Clifts marine has a Shannon28 in Ontario- 40k
Flicka20 in Kaiser, MO - 20k

Google is my best friend
03-02-2008 02:44 PM
daveyjustin Thank you all for your feedback

Currently I'm considering a few options with different budgets. Alberg 30 or Shannon 28 or Ontario 32

I know the Shannon is most comfortable boat, but can the Alberg be fitted with a shower?

James. Stay in touch. Would be cool to connect, with such similar goals. What do you think?


Cheers
-J
02-18-2008 06:57 PM
JamesYYZ Hey J

I too am in the research phase of my first boat, and I too plan on living aboard in Toronto, sailing the Great Lakes and eventually going offshore and ... well, pretty much wherever. I am hoping to buy the boat in about two years time.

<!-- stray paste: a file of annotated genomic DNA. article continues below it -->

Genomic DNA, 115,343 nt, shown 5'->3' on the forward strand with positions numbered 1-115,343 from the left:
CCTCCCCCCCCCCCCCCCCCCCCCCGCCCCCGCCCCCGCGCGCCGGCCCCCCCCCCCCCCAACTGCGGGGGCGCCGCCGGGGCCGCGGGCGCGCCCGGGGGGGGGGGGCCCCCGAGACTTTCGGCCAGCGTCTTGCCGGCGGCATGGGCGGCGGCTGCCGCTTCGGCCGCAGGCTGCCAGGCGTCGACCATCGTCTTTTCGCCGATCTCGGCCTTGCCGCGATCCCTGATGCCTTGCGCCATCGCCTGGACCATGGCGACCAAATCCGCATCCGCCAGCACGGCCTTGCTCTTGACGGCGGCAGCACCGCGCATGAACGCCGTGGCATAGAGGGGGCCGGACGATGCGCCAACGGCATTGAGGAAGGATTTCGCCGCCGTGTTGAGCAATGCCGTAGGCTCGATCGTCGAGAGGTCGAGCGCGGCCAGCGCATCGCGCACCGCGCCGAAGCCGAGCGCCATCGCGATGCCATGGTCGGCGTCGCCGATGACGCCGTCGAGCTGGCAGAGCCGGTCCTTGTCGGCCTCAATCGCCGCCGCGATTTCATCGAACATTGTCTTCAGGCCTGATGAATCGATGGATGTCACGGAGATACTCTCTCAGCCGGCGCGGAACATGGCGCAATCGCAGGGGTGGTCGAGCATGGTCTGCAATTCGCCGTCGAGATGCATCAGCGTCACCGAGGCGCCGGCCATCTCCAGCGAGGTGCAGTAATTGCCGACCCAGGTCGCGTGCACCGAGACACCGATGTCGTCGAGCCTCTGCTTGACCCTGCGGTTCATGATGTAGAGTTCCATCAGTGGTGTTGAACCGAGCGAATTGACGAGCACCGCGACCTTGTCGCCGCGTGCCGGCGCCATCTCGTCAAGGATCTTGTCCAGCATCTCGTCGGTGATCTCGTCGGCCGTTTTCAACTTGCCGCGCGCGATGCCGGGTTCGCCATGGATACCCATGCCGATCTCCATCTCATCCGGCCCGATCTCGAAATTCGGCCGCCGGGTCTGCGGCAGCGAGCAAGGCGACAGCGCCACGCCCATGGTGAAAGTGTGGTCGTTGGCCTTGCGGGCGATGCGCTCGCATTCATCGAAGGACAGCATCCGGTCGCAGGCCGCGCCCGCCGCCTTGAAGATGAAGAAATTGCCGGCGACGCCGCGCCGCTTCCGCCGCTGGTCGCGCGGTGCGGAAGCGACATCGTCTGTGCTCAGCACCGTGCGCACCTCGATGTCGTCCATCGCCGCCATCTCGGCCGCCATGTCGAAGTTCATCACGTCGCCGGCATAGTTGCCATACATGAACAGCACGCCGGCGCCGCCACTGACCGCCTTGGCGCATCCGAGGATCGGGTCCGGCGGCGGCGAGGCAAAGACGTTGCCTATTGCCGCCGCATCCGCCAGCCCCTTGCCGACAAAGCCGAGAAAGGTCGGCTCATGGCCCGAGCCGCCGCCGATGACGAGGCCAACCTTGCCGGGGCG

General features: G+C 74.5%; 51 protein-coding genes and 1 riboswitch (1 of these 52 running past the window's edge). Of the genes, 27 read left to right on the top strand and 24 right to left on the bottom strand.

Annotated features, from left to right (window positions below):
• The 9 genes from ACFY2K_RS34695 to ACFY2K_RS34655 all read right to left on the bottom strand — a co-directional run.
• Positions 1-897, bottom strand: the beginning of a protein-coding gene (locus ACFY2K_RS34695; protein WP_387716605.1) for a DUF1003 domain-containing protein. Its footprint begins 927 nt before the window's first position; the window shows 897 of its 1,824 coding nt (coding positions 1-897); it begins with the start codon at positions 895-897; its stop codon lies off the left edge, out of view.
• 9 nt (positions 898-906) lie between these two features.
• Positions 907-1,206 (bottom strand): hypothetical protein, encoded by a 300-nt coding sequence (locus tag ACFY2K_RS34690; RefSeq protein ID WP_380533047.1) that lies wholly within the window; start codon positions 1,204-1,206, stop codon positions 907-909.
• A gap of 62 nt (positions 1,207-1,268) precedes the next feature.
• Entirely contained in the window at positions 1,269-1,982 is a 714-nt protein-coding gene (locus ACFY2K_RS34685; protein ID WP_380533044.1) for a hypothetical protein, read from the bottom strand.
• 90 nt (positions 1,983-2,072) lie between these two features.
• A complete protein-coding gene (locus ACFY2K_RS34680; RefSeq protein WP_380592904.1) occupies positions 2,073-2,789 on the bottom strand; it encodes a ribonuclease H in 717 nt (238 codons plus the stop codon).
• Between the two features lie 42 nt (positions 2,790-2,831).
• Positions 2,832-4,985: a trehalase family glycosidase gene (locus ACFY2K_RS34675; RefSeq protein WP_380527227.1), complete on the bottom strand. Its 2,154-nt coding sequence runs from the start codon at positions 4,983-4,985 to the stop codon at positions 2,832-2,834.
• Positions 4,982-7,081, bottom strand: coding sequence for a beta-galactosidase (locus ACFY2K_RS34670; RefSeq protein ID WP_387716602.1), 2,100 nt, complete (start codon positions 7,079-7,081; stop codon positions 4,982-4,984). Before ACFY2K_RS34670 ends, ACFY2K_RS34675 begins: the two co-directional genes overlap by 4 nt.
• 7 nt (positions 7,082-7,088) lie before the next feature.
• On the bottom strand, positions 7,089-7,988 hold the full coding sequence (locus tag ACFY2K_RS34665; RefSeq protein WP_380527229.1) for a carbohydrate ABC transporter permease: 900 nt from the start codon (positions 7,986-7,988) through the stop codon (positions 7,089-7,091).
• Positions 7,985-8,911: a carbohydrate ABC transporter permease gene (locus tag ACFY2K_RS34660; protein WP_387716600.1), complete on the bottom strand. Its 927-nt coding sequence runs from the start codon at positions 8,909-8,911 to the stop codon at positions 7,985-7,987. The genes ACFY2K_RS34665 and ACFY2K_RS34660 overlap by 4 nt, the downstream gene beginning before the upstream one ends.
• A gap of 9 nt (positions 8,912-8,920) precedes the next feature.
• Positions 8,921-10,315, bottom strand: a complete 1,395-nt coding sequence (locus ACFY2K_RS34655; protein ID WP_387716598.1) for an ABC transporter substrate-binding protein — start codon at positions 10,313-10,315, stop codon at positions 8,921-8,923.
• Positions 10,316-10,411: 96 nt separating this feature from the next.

So far, I have narrowed it down to the following
:
Pacific Seacraft Dana 24
Pacific Seacraft Flicka 20
Bayfield 29 (although I find it too beamy)
J.J. Taylor 26

I believe that there is no right or wrong boat, it is all up to the individual - besides, if we all had the same boat, things would be boring.

Good luck in your plans and maybe one day, we'll be neighbours!

James

p.s. Have you ever read the book "Twenty Small Sailboats To Take You Anywhere" by John Vigor? I recommend it highly. Nautical Mind carries it and so many more books.